The importance of measuring species diversity as an indicator of ecosystem health has been long recognized and it seems that satellite remote sensing (SRS) has proven to be one of the most cost-effective approaches to identify biodiversity hotspots and predict changes in species composition. What is the real potential of SRS and what are the pitfalls that need to be avoided to achieve the full potential of this method is the topic of a new research, published in the journal Remote Sensing in Ecology and Conservation. The new study, supported by the FP7 funded EU project EU BON takes the assessment of diversity in plant communities as a case study. Showing the difficulties to achieve high results by relying only on field data, the paper discusses the advantages of SRS methods.
“In contrast to field-based methods, SRS allows for complete spatial coverages of the Earth’s surface under study over a short period of time. Furthermore, it provides repeated measures, thus making it possible to study temporal changes in biodiversity,” explains Dr. D. Rocchini from Fondazione Edmund Mach, lead author and WP deputy leader / task leader in EU BON. “In our research we provide a concise review of the potential of satellites to help track changes in plant species diversity, and provide, for the first time, an overview of the potential pitfalls associated with the misuse of satellite imagery to predict species diversity. “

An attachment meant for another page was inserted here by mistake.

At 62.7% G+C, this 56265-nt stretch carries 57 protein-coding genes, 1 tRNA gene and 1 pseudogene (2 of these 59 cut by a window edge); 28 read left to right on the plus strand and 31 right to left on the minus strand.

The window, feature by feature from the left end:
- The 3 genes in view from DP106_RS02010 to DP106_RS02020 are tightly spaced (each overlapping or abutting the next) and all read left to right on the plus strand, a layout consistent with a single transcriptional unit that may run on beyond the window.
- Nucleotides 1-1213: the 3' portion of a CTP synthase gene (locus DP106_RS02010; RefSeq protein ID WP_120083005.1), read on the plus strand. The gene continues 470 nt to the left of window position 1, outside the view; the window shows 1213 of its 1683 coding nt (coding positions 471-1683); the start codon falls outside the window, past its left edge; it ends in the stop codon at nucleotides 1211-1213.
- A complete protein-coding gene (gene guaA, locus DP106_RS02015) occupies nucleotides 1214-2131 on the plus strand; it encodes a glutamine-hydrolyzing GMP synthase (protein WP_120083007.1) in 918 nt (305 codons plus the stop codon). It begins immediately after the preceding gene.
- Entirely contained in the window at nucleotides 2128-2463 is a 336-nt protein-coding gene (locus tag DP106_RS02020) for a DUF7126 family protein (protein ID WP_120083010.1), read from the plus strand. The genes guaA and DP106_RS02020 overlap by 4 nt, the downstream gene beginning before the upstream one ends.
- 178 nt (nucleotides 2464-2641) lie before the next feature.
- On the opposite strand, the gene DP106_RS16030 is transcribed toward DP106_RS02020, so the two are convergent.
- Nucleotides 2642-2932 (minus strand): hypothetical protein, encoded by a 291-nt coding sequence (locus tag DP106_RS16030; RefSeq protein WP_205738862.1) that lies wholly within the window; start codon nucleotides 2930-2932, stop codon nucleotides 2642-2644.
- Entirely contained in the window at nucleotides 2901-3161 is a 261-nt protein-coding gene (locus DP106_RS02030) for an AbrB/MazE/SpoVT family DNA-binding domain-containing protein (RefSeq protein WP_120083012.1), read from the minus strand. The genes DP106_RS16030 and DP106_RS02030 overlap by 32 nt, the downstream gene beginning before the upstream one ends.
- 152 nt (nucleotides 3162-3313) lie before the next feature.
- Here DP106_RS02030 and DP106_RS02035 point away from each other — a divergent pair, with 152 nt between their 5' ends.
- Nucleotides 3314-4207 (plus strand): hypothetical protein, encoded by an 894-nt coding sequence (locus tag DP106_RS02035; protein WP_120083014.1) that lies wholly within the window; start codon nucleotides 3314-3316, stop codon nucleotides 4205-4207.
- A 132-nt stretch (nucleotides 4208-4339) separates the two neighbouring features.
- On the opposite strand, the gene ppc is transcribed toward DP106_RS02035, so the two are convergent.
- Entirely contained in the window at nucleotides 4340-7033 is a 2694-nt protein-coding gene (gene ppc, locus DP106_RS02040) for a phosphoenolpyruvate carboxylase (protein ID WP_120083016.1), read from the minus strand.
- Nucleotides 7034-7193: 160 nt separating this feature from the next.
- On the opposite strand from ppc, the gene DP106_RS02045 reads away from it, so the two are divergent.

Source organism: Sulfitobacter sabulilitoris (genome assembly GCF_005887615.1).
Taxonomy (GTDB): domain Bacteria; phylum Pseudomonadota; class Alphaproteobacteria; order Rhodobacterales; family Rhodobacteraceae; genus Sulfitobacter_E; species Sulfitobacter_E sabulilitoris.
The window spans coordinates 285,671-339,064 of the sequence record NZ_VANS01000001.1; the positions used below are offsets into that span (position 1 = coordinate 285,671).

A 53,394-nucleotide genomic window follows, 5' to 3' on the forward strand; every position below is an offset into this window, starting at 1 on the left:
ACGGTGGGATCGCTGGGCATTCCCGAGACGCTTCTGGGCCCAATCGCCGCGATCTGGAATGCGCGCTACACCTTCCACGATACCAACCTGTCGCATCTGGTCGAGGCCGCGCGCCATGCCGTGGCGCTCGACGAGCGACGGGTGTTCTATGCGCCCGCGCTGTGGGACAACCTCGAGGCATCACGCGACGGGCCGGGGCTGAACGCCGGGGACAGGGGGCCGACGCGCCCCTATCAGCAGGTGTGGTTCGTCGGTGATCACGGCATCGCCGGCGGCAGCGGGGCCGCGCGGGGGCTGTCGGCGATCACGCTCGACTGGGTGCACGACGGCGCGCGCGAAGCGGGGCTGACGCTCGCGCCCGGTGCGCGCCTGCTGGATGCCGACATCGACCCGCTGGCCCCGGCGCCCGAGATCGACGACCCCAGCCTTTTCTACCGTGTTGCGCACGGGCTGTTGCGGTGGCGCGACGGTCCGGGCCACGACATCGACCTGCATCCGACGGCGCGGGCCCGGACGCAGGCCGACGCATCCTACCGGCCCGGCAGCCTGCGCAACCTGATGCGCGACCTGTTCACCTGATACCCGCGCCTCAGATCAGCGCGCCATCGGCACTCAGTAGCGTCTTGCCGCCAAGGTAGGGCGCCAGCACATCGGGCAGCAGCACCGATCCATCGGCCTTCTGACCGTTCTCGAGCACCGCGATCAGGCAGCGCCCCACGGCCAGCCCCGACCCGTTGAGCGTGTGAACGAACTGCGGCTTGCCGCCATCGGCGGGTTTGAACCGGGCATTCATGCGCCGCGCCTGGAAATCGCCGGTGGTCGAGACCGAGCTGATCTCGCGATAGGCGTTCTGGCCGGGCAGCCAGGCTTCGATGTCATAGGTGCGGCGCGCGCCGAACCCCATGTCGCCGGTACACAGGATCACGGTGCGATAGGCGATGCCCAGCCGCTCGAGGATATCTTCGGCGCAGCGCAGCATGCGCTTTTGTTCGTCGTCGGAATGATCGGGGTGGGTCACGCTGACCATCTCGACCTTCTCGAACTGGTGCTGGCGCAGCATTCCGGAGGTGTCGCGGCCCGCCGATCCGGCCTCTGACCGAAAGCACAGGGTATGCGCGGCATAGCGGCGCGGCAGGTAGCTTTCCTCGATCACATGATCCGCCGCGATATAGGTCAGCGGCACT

Traditionally, assessment of biodiversity at local and regional scales relies on the one hand on local diversity, or the so called alpha-diversity, and on the other, on species turnover, or beta-diversity. Only in combination of these two measures can lead to an estimate of the whole diversity of an area.
While the assessment of alpha-diversity is relatively straightforward, calculation of beta-diversity could prove to be quite challenging. This is where increased collaboration between the remote sensing and biodiversity communities is needed in order to properly address future challenges and developments.
The new research shown the high potential of remote sensing in biodiversity studies while also identifying the challenges underpinning the development of this interdisciplinary field of research.
“Further sensitivity studies on environmental parameters derived from remote sensing for biodiversity mapping need to be undertaken to understand the pitfalls and impacts of different data collection processes and models. Such information, however, is crucial for a continuous global biodiversity analysis and an improved understanding of our current global challenges.”concludes Dr. Rocchini.